State Auditor Beth Wood (D) (i) will face Tony Wayne Street (R). State Auditor Wood assumed the role in 2009 and has handily won all re-election bids. Street, a political newcomer and small business owner from Wilmington, faces an up-hill battle to become the next Auditor. 

State Treasurer 

Treasurer Dale Folwell (R) (i) will face Ronnie Chatterji (D). State Treasurer Dale Folwell has held the post since 2017 and previously served in the NC House of Representatives. Chatterji, a political newcomer, currently serves as a professor at Duke University’s Fuqua School of Business. 

Attorney General

Attorney General Josh Stein (D) (i) will face Jim O’Neill (R). The state’s top lawyer, Josh Stein has held the office since 2017. Before becoming Attorney General, Stein served in the NC Senate representing District 16 (Wake County). Jim O’Neill has served as the DA for Forsyth County since 2009. O’Neill previously ran for Attorney General in 2016 but was defeated in the Republican primary by former State Sen. Buck Newton.

Commissioner of Agriculture 

Commissioner Steve Troxler (R) (i) will face Jenna Wadsworth (R). Agriculture Commissioner Troxler has served since 2005. Wadsworth, a former Wake County Soil and Water Supervisor would become North Carolina’s first out LGBTQ member of the Council of State if elected. 

Commissioner of Labor 

Jessica Holmes (D) will go up against Josh Dobson (R). Holmes, a Wake County Commissioner would become the first African American woman to hold the post. Rep. Josh Dobson, a seasoned legislator, has represented District 85 (McDowell) since 2013. The two will vie for the seat being vacated by one of most recognizable political names in the state, Cherie Berry. 

Secretary of State 

Secretary Elaine Marshall (D) (i) will face E.C. Sykes (R). Secretary Marshall has held the seat since 1996 after defeating NASCAR legend Richard Petty . E.C. Sykes, a businessman from Durham, looks to challenge her this November. 

Commissioner of Insurance 

Commissioner Mike Causey (R) (i) will face Wayne Goodwin (D). This race will be a rematch from the 2016 election in which Commissioner Causey defeated then Commissioner Goodwin by a few thousand votes. Goodwin went on to chair the NC Democratic Party and now seeks to regain his position on the Council of State.

U.S. Senate Race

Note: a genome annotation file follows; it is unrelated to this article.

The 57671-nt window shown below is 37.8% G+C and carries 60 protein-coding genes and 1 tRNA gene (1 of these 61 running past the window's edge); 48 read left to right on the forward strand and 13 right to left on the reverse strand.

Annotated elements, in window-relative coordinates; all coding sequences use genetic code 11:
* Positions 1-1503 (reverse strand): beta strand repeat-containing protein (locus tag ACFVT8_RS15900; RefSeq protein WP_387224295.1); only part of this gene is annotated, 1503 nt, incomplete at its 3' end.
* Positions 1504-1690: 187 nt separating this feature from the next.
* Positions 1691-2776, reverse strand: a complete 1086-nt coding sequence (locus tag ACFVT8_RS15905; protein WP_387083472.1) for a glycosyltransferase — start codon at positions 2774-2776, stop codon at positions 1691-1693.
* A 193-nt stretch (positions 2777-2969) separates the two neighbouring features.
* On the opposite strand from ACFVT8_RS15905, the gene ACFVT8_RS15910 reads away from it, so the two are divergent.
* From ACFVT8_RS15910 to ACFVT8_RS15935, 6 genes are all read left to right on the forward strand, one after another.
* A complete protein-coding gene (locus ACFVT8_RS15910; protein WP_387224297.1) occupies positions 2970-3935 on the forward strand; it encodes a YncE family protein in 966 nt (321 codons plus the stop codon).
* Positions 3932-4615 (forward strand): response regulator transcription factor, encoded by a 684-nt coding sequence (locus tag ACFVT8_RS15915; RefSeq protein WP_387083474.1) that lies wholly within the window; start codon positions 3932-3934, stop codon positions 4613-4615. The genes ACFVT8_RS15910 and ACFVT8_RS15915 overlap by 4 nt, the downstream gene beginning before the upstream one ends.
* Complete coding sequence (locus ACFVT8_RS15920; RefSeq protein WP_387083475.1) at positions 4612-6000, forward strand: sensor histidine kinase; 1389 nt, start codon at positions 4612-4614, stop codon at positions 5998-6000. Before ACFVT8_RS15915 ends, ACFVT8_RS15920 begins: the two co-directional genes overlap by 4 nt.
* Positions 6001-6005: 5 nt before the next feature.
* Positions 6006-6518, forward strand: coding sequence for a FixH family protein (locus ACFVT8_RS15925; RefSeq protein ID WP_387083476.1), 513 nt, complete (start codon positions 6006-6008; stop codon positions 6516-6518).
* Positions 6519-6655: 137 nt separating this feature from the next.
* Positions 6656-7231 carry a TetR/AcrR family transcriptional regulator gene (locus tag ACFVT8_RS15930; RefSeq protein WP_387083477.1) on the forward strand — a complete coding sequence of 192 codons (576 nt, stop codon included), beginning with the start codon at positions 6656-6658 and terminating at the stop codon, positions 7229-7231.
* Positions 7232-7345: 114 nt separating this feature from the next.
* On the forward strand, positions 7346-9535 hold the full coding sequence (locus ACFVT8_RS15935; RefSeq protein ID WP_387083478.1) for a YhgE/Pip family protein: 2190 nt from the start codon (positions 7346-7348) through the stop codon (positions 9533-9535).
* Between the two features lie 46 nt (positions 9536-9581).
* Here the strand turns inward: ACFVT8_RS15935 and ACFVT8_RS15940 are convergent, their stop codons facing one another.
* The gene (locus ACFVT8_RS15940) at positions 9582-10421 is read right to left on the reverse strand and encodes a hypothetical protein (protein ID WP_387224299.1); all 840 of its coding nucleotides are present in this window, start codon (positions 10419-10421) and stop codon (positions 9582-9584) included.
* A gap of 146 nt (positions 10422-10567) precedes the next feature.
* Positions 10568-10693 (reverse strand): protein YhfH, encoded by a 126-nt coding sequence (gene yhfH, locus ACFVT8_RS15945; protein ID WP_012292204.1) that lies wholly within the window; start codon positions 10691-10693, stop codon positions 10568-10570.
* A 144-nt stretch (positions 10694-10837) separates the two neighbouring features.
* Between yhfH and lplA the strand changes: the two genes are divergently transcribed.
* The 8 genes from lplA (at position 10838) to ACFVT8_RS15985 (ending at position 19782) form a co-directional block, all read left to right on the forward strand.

*Incumbents are marked (i)

The race to represent North Carolina in the United States Senate continues to draw attention from all over the country. With the election less than 100 days away, many look towards this race in North Carolina to dictate a change of power in the United States Senate. North Carolina is one of just five states holding presidential, gubernatorial, and senatorial elections concurrently in 2020. The race pits current Senator Thom Tillis (R) (i) against former State Senator Cal Cunningham (D).

Sen. Tillis previously served in the North Carolina House of Representatives and was elected Speaker of the House in 2011. Sen. Tillis was elected to the United States Senate in 2014 after defeating the late Sen. Kay Hagan. The race will prove to be one of the most expensive in the country, with Sen. Tillis reporting $6.8 million on hand as of July 1 and Cunningham reporting $6.6 million. 

Cunningham, a lawyer, is no stranger to North Carolina politics after serving in the General Assembly from 2001 to 2003. He also ran for U.S. Senate in 2010 and fended off a number of primary opponents in this years election. His campaign reported the largest quarterly haul by a US Senate candidate from North Carolina, reporting $7.4 million in the 2nd quarter. Senate Democrats must win four seats across the country or three seats while winning the presidency in order to take back control of the Senate. 

The race has looked different due to COVID-19 as the candidates release a number of ads across various platforms and opt for virtual meet-and-greets instead of the traditional in-person campaign stops. Polling numbers show Cunningham about six points ahead of Sen. Tillis currently. The race will be tight until the very end as President Trump, who has endorsed Sen. Tillis, continues to frequent the state more often on his own re-election campaign.